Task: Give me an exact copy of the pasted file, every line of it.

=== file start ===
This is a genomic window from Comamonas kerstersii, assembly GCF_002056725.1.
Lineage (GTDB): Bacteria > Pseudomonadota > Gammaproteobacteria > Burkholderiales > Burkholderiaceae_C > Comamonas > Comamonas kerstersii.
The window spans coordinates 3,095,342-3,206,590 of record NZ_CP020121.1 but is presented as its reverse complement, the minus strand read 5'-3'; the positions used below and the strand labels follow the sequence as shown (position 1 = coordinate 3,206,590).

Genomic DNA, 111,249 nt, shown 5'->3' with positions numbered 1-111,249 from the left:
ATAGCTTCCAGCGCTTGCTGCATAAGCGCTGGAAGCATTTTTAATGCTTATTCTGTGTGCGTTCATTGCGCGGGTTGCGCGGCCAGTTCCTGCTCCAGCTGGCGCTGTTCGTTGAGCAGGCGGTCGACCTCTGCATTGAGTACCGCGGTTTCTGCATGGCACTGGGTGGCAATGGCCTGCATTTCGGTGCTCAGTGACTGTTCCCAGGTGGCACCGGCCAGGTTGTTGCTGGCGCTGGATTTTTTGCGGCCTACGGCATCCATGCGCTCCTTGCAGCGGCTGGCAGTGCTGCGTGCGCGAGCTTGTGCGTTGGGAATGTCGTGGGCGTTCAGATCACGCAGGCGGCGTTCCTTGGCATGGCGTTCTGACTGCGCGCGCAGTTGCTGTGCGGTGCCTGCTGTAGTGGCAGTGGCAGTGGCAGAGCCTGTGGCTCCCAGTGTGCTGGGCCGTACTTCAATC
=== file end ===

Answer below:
This is a genomic window from Comamonas kerstersii, assembly GCF_002056725.1.
Lineage (GTDB): Bacteria > Pseudomonadota > Gammaproteobacteria > Burkholderiales > Burkholderiaceae_C > Comamonas > Comamonas kerstersii.
The window spans coordinates 3,095,342-3,206,590 of record NZ_CP020121.1 but is presented as its reverse complement, the minus strand read 5'-3'; the positions used below and the strand labels follow the sequence as shown (position 1 = coordinate 3,206,590).

Genomic DNA, 111,249 nt, shown 5'->3' with positions numbered 1-111,249 from the left:
ATAGCTTCCAGCGCTTGCTGCATAAGCGCTGGAAGCATTTTTAATGCTTATTCTGTGTGCGTTCATTGCGCGGGTTGCGCGGCCAGTTCCTGCTCCAGCTGGCGCTGTTCGTTGAGCAGGCGGTCGACCTCTGCATTGAGTACCGCGGTTTCTGCATGGCACTGGGTGGCAATGGCCTGCATTTCGGTGCTCAGTGACTGTTCCCAGGTGGCACCGGCCAGGTTGTTGCTGGCGCTGGATTTTTTGCGGCCTACGGCATCCATGCGCTCCTTGCAGCGGCTGGCAGTGCTGCGTGCGCGAGCTTGTGCGTTGGGAATGTCGTGGGCGTTCAGATCACGCAGGCGGCGTTCCTTGGCATGGCGTTCTGACTGCGCGCGCAGTTGCTGTGCGGTGCCTGCTGTAGTGGCAGTGGCAGTGGCAGAGCCTGTGGCTCCCAGTGTGCTGGGCCGTACTTCAATC